The other contender based on a "one off" performance is Daniel Komen. I still watch his 3,000 m world record on Youtube in awe. Whether it was "artificially aided" or not, for pure sustained speed it is quite extraordinary.


Posted: 26/05/2012 at 00:38

Guys: I just put Viren in for his Doubles Doubles on 1972 and 1976. That clinched it for me.

Dream: Zatopek was the runner of his time. He set new standards and broke through barriers. I've just admired him since getting into athletics back in the early 1980s.

Said Aouita was another with an amazing range of talent.

5000m Gold in 1984 OG and 1987 World Championships, Mile and 5000m WR Holder then bronze in 800m in 1988 !!


Posted: 26/05/2012 at 11:21

Dream : I agree with that re Bekele .

 


Posted: 26/05/2012 at 11:22

Birkmyre/Dream - we're all pretty much agreed that Geb, Bekele and Viren would be part of any top 4 (and I take your point that Bekele hasn't finished his career yet , by any means).

I still think Zatopek should be in the mix, even though his times look ordinary today. One test of greatness is dominance over your contemporaries and by that measure Zatopek deserves serious consideration. I'm sure that if he was around today (with modern training, rest etc) he'd be much faster than his 1950's times and probably dominant in Europe, although I don't think he'd be any match for either Geb or Bekele at their best. I guess I put him 2nd mainly because of how far ahead of his rivals he was.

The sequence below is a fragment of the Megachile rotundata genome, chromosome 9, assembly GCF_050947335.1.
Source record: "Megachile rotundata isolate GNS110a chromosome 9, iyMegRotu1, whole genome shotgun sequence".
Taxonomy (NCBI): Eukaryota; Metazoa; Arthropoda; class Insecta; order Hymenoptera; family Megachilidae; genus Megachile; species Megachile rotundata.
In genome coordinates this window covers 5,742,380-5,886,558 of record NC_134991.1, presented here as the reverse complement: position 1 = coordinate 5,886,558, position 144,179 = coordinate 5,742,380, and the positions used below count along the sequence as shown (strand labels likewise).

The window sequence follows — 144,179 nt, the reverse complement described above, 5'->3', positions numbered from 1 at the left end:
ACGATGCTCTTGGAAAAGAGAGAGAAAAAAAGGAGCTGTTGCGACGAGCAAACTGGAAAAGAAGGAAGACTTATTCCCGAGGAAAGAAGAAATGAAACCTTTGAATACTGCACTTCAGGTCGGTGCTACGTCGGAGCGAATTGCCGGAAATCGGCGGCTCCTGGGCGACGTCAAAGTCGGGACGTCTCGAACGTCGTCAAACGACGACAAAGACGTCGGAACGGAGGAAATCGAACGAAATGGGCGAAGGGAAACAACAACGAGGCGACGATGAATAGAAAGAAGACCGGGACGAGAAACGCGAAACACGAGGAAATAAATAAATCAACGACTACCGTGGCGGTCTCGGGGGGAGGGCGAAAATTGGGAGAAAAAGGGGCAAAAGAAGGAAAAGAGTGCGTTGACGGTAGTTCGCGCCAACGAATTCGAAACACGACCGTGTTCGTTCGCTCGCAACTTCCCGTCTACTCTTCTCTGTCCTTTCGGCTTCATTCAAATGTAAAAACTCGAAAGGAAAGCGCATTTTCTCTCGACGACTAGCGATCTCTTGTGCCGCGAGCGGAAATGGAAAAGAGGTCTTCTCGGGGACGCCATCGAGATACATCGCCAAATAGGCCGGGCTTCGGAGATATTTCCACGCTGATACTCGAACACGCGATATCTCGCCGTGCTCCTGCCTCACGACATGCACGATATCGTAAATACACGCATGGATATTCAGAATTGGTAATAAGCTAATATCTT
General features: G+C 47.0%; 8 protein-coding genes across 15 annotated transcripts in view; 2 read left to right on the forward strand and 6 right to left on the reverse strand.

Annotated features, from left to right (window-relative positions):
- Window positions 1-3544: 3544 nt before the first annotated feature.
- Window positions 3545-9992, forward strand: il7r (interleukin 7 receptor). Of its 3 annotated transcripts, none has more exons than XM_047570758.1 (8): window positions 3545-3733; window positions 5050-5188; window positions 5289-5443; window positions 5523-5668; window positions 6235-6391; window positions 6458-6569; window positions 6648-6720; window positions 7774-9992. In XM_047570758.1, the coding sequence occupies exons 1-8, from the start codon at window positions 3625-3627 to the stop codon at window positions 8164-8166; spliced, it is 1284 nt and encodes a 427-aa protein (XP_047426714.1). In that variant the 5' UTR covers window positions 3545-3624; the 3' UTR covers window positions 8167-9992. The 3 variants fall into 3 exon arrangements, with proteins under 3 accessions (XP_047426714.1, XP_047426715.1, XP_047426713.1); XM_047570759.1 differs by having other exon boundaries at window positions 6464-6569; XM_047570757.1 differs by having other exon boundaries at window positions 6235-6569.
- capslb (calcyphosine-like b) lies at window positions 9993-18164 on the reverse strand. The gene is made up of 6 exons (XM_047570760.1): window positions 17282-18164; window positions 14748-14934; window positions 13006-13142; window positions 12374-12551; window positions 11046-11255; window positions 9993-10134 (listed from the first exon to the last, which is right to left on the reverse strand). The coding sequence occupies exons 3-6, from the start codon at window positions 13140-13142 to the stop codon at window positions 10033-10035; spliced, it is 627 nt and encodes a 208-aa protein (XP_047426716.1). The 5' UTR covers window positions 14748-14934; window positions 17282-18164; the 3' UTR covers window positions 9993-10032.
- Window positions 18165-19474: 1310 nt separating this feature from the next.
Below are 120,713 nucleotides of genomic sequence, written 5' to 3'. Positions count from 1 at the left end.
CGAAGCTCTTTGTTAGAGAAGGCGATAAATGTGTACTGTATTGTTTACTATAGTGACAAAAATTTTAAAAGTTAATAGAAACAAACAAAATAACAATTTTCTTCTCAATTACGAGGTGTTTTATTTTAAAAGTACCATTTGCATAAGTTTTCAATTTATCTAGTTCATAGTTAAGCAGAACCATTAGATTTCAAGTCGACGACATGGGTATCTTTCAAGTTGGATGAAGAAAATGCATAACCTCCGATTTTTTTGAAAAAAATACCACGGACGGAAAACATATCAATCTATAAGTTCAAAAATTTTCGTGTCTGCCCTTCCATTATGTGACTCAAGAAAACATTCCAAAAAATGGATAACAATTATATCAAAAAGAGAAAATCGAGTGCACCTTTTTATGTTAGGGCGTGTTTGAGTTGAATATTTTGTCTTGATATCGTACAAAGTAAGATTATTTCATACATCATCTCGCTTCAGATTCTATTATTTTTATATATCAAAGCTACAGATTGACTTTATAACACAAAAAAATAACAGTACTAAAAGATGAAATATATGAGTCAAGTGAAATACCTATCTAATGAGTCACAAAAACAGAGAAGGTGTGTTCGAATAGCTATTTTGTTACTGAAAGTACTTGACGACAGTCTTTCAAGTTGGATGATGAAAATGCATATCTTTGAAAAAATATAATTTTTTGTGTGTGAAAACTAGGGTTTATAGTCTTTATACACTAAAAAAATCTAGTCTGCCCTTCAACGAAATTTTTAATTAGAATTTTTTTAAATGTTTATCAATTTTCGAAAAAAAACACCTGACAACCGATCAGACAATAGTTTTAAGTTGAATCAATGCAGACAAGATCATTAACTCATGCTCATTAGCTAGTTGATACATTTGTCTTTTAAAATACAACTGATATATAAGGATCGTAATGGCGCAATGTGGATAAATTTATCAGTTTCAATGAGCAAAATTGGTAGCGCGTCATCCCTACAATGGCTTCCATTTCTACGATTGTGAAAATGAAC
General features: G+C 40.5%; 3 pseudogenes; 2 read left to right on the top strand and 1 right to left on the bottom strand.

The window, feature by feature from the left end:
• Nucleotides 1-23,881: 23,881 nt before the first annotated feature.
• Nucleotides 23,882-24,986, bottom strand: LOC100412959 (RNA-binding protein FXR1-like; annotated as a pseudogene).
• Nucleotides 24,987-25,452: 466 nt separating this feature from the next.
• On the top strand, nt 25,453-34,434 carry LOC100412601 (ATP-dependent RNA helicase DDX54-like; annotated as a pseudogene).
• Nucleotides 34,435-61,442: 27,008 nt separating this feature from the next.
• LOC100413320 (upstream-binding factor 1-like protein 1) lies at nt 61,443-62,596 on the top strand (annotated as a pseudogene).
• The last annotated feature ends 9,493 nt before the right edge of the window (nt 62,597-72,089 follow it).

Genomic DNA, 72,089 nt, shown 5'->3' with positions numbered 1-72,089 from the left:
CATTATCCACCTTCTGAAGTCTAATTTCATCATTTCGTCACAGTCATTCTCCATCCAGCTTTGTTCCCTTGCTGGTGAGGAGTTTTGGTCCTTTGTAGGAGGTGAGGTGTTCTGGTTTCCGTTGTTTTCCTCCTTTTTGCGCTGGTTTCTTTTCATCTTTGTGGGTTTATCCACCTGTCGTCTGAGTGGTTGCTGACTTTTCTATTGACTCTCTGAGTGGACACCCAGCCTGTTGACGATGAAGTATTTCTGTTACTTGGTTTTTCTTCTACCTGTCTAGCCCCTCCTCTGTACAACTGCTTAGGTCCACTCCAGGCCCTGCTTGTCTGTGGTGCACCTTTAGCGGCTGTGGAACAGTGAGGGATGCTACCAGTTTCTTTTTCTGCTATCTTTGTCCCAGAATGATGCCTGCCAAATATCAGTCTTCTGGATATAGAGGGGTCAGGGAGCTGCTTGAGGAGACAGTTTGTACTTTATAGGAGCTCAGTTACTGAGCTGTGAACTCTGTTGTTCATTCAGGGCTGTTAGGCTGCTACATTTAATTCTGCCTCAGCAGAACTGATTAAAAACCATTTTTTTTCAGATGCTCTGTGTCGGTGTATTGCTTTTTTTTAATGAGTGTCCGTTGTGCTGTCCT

Posted: 26/05/2012 at 17:46

David/Dream: Its quite amazing how the 3 of us have come to near enough the same conclusions.

I must admit I always admired Paul Tergat as an athlete and Moses Kiptanui for his Steeplechase exploits. De Castella is another from 1980s for his Marathon wins. Despite not medalling in LA84 when a hot favourite.


Posted: 26/05/2012 at 20:46

Emil Zatopek and Ron Clarke are my all time favorite runners. My affection for them is nothing short of hero worship.

 The Zatopek - Clarke Olympic medal story recounted in the article is legendary and always brings a tear to my eye. There have been better and faster runners since them, but I can't think of anyone who better embodies the human spirit than Zatopek.

I was lucky to get to see Ron Clarke run at the White City in 1968 and even luckier to meet Zatopek and get his autograph in Prague, also in 1968, shortly before the Russians arrived and changed everything.

 

 

 


Posted: 27/05/2012 at 17:01